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HouseofLordsFebruary 3 2016

MPs have heard that of the £41.5 billion owed in late payments across the British economy, around £32 billion is owed to small and medium-sized businesses.

Central government departments and government agencies tend to pay reasonably promptly, with more than 70% of invoices being paid early or on time. However, more than three quarters of UK businesses are being forced to wait at least a month beyond their agreed contract terms before getting paid, with SMEs bearing the brunt of late payments.

Opening the Westminster Hall debate, Alok Sharma, MP for Reading West, said: “The late payment difficulties for SMEs are further compounded by the additional costs that have to be borne by businesses as a result of late payments, which average around £700 a month per SME, including staff costs for chasing late invoices. That equates to a total cost to small businesses across the year of more than £8 billion.”

He noted that the Government is “committed to cutting £10 billion of red tape” by 2020. “Can colleagues imagine what would happen if we also managed to eradicate £8 billion of late payment costs from SMEs? It would provide exactly the sort of boost to jobs, productivity and economic growth that the Government want to encourage,” he said.

Among concerns that have been relayed to the Federation of Small Businesses are that late payments contribute to reduced profitability, lateness in paying SME’s own suppliers, lateness in paying tax, and potentially the loss of contracts and a risk of insolvency.

“Cash flow is vital for a small business, as it is for larger businesses. The sum total of all this is that the very real risk of insolvency sometimes results from late payments. A poll of 1,000 business owners carried out in August 2015 by the electronic invoicing network Tungsten showed that more than 20% of businesses faced with unpaid invoices were having a brush with insolvency, and some of them, sadly, were having more than a brush.”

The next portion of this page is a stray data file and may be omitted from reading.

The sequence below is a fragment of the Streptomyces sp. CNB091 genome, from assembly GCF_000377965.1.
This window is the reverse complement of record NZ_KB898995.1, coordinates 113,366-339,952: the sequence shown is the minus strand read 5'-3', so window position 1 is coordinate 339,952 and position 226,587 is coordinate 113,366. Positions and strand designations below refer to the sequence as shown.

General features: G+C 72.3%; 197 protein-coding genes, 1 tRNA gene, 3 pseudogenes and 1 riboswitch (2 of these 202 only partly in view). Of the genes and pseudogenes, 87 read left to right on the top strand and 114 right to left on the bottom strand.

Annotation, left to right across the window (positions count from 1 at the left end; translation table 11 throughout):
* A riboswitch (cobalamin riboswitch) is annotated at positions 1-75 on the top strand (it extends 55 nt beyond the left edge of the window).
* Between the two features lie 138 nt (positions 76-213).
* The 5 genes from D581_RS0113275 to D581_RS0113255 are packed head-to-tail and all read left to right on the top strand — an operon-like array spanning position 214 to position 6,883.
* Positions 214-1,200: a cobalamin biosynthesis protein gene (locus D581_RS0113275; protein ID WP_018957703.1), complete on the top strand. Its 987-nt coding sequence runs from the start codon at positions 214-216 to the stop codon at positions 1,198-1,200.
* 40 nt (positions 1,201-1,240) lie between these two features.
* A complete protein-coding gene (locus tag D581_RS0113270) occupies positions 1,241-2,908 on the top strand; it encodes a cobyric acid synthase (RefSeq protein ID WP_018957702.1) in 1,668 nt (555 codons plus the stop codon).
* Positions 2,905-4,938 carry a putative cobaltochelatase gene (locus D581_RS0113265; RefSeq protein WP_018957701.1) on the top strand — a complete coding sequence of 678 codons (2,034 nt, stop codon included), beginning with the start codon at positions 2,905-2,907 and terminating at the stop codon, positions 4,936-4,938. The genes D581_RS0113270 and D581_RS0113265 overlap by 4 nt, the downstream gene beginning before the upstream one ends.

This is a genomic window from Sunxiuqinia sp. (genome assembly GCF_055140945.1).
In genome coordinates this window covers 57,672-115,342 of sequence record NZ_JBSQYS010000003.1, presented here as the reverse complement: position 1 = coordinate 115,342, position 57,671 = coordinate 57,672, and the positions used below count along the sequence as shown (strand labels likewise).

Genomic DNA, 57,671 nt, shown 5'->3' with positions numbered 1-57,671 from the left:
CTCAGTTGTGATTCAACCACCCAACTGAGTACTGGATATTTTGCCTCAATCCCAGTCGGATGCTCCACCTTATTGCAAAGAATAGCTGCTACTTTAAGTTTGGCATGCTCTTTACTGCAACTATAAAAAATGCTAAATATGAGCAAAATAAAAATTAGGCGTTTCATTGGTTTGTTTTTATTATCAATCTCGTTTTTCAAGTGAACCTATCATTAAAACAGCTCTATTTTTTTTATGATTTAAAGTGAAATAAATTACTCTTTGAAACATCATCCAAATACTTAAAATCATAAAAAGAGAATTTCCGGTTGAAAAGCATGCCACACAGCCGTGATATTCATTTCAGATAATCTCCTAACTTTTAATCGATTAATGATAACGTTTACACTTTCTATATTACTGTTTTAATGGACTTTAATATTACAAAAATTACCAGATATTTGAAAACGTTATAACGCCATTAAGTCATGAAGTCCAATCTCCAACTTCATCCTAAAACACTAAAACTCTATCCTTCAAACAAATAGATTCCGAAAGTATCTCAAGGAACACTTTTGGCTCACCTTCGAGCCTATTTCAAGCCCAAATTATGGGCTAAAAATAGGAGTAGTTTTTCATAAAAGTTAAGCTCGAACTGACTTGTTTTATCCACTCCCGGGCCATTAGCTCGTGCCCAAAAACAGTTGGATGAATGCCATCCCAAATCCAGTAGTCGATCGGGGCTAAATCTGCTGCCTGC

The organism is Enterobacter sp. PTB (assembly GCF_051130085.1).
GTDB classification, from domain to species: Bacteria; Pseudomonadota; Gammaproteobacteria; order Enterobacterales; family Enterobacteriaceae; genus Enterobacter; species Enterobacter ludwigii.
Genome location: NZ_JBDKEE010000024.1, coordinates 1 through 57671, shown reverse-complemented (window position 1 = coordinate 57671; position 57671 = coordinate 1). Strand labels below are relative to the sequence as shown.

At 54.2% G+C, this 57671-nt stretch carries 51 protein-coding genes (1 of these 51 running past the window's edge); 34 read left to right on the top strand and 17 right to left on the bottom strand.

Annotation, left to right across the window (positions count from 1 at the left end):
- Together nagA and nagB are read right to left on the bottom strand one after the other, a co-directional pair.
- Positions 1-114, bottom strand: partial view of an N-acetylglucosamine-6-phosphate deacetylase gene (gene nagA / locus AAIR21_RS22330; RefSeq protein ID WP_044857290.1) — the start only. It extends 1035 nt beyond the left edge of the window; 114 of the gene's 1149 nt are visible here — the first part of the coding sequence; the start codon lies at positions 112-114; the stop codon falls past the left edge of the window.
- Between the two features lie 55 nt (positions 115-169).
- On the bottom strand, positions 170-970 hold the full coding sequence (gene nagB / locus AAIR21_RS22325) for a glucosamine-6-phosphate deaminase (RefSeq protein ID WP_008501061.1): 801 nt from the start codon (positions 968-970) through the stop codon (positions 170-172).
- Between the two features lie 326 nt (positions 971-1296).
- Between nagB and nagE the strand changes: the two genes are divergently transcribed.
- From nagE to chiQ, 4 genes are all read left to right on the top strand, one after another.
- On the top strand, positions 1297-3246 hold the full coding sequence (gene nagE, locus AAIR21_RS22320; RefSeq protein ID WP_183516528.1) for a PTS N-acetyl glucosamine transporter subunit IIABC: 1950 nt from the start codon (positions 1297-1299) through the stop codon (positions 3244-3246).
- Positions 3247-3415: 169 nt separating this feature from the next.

Mr Sharma urged the Government to establish a small business commissioner who will help to solve complaints from small businesses about late payments. “The FSB wants the scope and remit of the commissioner to be broadened to consider complaints about poor payment practices in the public sector as well, which I understand is not currently the role that has been prescribed for it. The FSB is also rather keen that the commissioner should have the power to make referrals to the Competition and Markets Authority.”

Minister for Small Business, Industry and Enterprise, Anna Soubry, said the small business commissioner will be set up by the forthcoming Enterprise Bill, and will have a specific role of considering the problem of late payment.

“The commissioner might want to look at other things as well, but primarily he or she will look specifically at that problem,” she said. “The small business commissioner will look at the practices that lead to unfair terms and conditions and at those that mean people breach terms and conditions and make late payments.”

The FSB also noted that another debate had taken place earlier in the week on quarterly tax reporting. The FSB had met with MPs in advance of the debate and MPs raised a number of concerns:

  • HM Revenue & Customs should consult more widely with FSB members about the proposals;
  • the Government had failed to publish initial options for the form that the quarterly return will take, and this has not been defined;
  • and the Government needs to be aware of the needs of the many people who are sole traders and the person doing the tax accounts.

Links:

House of Commons Daily Hansard January 27 2016

FSB briefing

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